"Over 40 million [used] tires per year are generated in California, and some of them may be sent to landfills, but RAC greatly reduces that number," says Professor DingXin Cheng, Ph.D., CP2C's director. "It's also a better binding material; regular asphalt can crack due to extreme temperatures and high traffic, but RAC enhances the road, increasing both the binder's elasticity and stiffness."

Dr. Cheng and his students make all their research findings and training materials available to industry professionals and government agencies at no cost, aligning with one of CP2C's goals: advocating for more environmentally-friendly and cost-effective pavement preservation strategies.


Undergraduate research assistants at Chico State's California Pavement Preservation Center gain real-world field experience on Caltrans projects.

In the lab, research assistants learn about the adhesion properties of rubberized asphalt from California Pavement Preservation Center Director Dr. DingXin Cheng.

KINGS & QUEENS OF THE ROAD
Joint Training & Certification Program: CSU Long Beach + San José State with Caltrans

The need for a skilled workforce in road engineering and construction continues to grow with California's population. To ensure that this workforce is building highways that will stand the test of time and weather, Caltrans established the Joint Training and Certification Program (JTCP) in partnership with CSU Long Beach and San José State, using training materials developed by CSULB's College of Engineering, California Polytechnic State University, San Luis Obispo and the University of Nevada, Reno.

The program provides compulsory training for technicians who sample or test road materials on any Caltrans project, as well as other industry professionals. Since its inaugural classes in February 2018, the JTCP has certified nearly 800 Caltrans and industry personnel and continues to administer the three-day classes at CSULB and SJSU.

"Industry professionals have been looking forward to establishing a program like this for more than 20 years," says Shadi Saadeh, Ph.D., program manager for the JTCP and director for the National Center for Transportation, Green Technology, and Education (TransGET) at CSULB. Skilled technicians are key to building roads that will meet the highest standards for quality, durability and safety, adds Dr. Saadeh.

So what are they testing for, exactly? In order for California's highways to stand up to wear and tear, they must be made with materials that meet industry standards, from the sands, soils and gravels (known as aggregates) to the asphalt and cement binders used in paving.

Technicians perform a variety of tests to determine the strength and moisture levels of the aggregate, whether the asphalt is binding the way it's supposed to, and the density of the paving and how it behaves at different temperatures. Correctly made roads with the right materials not only save the state money on future repairs, they prevent drivers from road condition-related accidents.

During a road construction project, both the contractor and Caltrans may test the same materials. If they come up with different results, Caltrans can stop work and more tests can be conducted. These steps can add further delay to a project and escalate costs, says Russell Snyder, executive director for the California Asphalt Pavement Association (CalAPA), a nonprofit trade association representing the asphalt pavement industry.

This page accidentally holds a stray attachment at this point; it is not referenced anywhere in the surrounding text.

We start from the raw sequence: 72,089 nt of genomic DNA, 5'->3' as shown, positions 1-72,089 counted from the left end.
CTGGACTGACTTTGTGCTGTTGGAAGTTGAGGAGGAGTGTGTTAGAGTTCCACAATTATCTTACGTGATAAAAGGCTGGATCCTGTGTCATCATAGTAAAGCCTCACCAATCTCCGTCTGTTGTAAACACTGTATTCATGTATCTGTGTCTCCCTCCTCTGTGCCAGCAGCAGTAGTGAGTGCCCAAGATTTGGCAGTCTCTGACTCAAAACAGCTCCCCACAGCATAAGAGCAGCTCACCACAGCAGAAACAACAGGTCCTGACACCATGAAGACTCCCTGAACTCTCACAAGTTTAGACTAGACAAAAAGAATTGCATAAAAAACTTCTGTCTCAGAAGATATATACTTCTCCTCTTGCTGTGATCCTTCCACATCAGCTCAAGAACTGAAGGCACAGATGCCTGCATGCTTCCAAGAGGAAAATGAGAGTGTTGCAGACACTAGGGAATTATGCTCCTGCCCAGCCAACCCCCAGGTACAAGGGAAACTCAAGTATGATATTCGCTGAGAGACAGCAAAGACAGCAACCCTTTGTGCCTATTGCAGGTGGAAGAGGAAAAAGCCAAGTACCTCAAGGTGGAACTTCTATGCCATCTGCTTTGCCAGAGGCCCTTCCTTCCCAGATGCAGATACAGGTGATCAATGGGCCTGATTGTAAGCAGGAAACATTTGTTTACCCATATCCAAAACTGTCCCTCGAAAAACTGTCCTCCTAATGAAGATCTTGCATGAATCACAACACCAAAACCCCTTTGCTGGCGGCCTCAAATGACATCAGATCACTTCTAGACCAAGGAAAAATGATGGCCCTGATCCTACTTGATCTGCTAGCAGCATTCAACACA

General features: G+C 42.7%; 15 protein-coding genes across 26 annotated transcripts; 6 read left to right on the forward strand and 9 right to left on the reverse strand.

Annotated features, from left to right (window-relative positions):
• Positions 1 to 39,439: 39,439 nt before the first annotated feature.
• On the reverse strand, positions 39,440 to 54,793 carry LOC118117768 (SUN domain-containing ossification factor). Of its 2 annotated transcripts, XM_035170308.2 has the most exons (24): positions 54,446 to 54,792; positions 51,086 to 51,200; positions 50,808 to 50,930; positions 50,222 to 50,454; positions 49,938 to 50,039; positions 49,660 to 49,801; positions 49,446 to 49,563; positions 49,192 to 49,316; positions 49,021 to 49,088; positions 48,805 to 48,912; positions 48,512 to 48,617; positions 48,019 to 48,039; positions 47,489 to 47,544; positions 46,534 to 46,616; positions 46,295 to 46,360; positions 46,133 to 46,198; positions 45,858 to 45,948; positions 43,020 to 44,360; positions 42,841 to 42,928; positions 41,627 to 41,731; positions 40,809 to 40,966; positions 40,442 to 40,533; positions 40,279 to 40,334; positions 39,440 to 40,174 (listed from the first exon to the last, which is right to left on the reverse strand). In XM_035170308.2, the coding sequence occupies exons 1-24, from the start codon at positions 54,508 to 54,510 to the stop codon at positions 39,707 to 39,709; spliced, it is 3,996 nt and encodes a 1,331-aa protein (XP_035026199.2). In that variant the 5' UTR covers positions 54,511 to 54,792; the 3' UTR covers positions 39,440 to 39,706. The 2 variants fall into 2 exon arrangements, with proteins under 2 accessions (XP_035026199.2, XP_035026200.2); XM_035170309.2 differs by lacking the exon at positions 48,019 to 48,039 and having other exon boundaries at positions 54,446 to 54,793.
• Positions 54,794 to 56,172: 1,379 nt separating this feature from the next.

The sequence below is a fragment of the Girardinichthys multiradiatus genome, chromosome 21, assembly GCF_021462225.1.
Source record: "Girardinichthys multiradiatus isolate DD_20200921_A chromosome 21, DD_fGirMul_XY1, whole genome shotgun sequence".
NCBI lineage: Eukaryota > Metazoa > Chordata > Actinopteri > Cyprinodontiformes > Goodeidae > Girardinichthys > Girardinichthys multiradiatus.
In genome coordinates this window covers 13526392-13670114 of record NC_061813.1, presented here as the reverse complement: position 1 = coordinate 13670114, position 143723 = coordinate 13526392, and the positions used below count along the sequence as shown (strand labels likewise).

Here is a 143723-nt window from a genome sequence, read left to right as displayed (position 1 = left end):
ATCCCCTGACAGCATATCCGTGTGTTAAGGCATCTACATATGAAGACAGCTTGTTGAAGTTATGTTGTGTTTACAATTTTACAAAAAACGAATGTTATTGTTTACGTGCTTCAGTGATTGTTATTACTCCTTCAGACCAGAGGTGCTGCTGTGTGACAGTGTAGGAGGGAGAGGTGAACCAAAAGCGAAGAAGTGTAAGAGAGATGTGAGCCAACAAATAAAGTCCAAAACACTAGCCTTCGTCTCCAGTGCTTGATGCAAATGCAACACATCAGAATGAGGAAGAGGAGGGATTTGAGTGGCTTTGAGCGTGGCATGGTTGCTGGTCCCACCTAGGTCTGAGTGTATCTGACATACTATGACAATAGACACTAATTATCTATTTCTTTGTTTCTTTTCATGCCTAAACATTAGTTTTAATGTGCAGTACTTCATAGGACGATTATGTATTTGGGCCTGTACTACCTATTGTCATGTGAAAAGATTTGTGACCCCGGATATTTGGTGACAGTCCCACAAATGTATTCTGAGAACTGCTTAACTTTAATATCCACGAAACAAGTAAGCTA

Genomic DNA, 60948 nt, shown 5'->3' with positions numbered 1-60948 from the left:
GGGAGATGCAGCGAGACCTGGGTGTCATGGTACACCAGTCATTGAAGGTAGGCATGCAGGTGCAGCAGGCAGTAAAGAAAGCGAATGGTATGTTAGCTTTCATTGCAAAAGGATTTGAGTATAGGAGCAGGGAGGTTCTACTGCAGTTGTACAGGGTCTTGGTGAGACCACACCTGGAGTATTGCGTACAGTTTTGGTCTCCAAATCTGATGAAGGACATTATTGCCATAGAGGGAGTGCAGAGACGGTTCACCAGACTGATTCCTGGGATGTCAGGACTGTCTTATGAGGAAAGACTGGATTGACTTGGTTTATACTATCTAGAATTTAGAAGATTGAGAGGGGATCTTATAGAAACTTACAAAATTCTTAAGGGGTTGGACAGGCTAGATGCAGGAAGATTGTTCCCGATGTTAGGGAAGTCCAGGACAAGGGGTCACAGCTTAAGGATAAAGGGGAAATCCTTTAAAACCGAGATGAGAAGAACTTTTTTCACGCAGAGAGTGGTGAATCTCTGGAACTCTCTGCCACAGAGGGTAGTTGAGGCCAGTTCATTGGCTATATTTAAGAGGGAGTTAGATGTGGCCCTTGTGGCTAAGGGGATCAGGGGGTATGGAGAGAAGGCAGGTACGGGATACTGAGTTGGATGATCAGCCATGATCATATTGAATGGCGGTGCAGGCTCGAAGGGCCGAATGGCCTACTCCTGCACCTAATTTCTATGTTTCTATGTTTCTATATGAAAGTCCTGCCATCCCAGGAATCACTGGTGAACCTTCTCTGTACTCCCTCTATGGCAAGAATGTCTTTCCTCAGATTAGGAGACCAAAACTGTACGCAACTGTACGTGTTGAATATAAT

The JTCP seeks to reduce these types of conflicts by training Caltrans and private industry personnel together to establish consistent testing methods across California. More efficient and high-quality road construction ultimately benefits taxpayers, of course.

"The JTCP is a perfect example of a successful public-private collaboration," says Snyder. "It was a natural fit for Caltrans and the construction industry to leverage the expertise of the CSU to develop an educational program that ensures all technicians are competent and consistent, which is essential to helping maintain a modern transportation system in the most efficient and effective manner possible."

A Joint Training and Certification Program instructor at CSU Long Beach demonstrates how to properly measure a soil sample for testing.

Aggregates are mineral materials such as sand, gravel and crushed stone that, along with a binding material, form pavement like asphalt or concrete. Coarse aggregate, shown here, helps to strengthen the pavement, while fine aggregate particles are used to fill voids within the pavement.

JTCP technicians use a riffle splitter to divide aggregate into two equal sample sizes. Consistent measurement methods help to ensure correct test results for road materials.

JTCP trainees learn how to perform specific gravity tests on asphalt pavement core samples from actual roads to determine how porous the material is. An optimum level of density needs to be achieved to prevent distresses including rutting and cracking.


STUDYING AT THE CSU

The CSU offers many degree programs that can lead to a career supporting the state's transportation infrastructure, including civil engineering, construction management and urban planning.

According to the U.S. Department of Labor, the future is bright if you’re looking for a job in construction management in California. In 2016, there were about 53,000 people in the field; that’s expected to grow to 62,600 by 2026—an increase of 18 percent and significantly faster than the predicted growth for construction managers across the U.S. as a whole.

 


This article is the second in a series on California's transportation problems and the ways in which the campuses of the California State University are working to solve them. Please read our previous coverage on the CSU's role in finding solutions to California's gridlock, and check back for future articles on finding new and better sources of fuel and improving the logistics of the air and sea transportation that serves not just California but the planet.

Story: Alisia Ruble

PHOTOGRAPHY & Videography: PATRICK RECORD